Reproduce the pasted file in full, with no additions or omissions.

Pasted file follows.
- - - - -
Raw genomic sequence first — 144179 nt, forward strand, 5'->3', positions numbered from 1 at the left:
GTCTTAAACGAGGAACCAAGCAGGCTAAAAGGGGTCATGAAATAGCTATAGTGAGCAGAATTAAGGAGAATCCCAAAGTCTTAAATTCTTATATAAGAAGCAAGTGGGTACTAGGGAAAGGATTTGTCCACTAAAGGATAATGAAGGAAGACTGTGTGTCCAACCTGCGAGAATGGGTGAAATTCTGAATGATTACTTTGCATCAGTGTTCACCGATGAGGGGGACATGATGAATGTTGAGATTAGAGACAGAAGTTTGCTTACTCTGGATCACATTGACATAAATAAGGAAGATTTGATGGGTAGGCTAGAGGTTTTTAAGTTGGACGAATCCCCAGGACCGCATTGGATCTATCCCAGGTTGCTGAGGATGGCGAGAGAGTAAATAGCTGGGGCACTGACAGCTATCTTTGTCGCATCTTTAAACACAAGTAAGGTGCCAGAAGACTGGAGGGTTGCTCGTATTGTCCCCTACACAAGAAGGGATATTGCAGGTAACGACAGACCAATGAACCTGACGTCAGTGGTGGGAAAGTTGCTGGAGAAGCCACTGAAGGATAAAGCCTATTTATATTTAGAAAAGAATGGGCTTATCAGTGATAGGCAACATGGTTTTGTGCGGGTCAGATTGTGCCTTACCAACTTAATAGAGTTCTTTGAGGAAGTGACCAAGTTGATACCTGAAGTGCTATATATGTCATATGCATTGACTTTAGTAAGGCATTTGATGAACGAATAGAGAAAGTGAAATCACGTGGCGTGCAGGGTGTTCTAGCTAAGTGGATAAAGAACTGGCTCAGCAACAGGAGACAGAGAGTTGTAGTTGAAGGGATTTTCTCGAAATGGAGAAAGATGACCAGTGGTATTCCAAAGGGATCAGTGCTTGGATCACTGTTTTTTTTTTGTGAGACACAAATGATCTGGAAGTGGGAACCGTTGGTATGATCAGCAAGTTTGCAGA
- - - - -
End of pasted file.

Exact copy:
Raw genomic sequence first — 144179 nt, forward strand, 5'->3', positions numbered from 1 at the left:
GTCTTAAACGAGGAACCAAGCAGGCTAAAAGGGGTCATGAAATAGCTATAGTGAGCAGAATTAAGGAGAATCCCAAAGTCTTAAATTCTTATATAAGAAGCAAGTGGGTACTAGGGAAAGGATTTGTCCACTAAAGGATAATGAAGGAAGACTGTGTGTCCAACCTGCGAGAATGGGTGAAATTCTGAATGATTACTTTGCATCAGTGTTCACCGATGAGGGGGACATGATGAATGTTGAGATTAGAGACAGAAGTTTGCTTACTCTGGATCACATTGACATAAATAAGGAAGATTTGATGGGTAGGCTAGAGGTTTTTAAGTTGGACGAATCCCCAGGACCGCATTGGATCTATCCCAGGTTGCTGAGGATGGCGAGAGAGTAAATAGCTGGGGCACTGACAGCTATCTTTGTCGCATCTTTAAACACAAGTAAGGTGCCAGAAGACTGGAGGGTTGCTCGTATTGTCCCCTACACAAGAAGGGATATTGCAGGTAACGACAGACCAATGAACCTGACGTCAGTGGTGGGAAAGTTGCTGGAGAAGCCACTGAAGGATAAAGCCTATTTATATTTAGAAAAGAATGGGCTTATCAGTGATAGGCAACATGGTTTTGTGCGGGTCAGATTGTGCCTTACCAACTTAATAGAGTTCTTTGAGGAAGTGACCAAGTTGATACCTGAAGTGCTATATATGTCATATGCATTGACTTTAGTAAGGCATTTGATGAACGAATAGAGAAAGTGAAATCACGTGGCGTGCAGGGTGTTCTAGCTAAGTGGATAAAGAACTGGCTCAGCAACAGGAGACAGAGAGTTGTAGTTGAAGGGATTTTCTCGAAATGGAGAAAGATGACCAGTGGTATTCCAAAGGGATCAGTGCTTGGATCACTGTTTTTTTTTTGTGAGACACAAATGATCTGGAAGTGGGAACCGTTGGTATGATCAGCAAGTTTGCAGA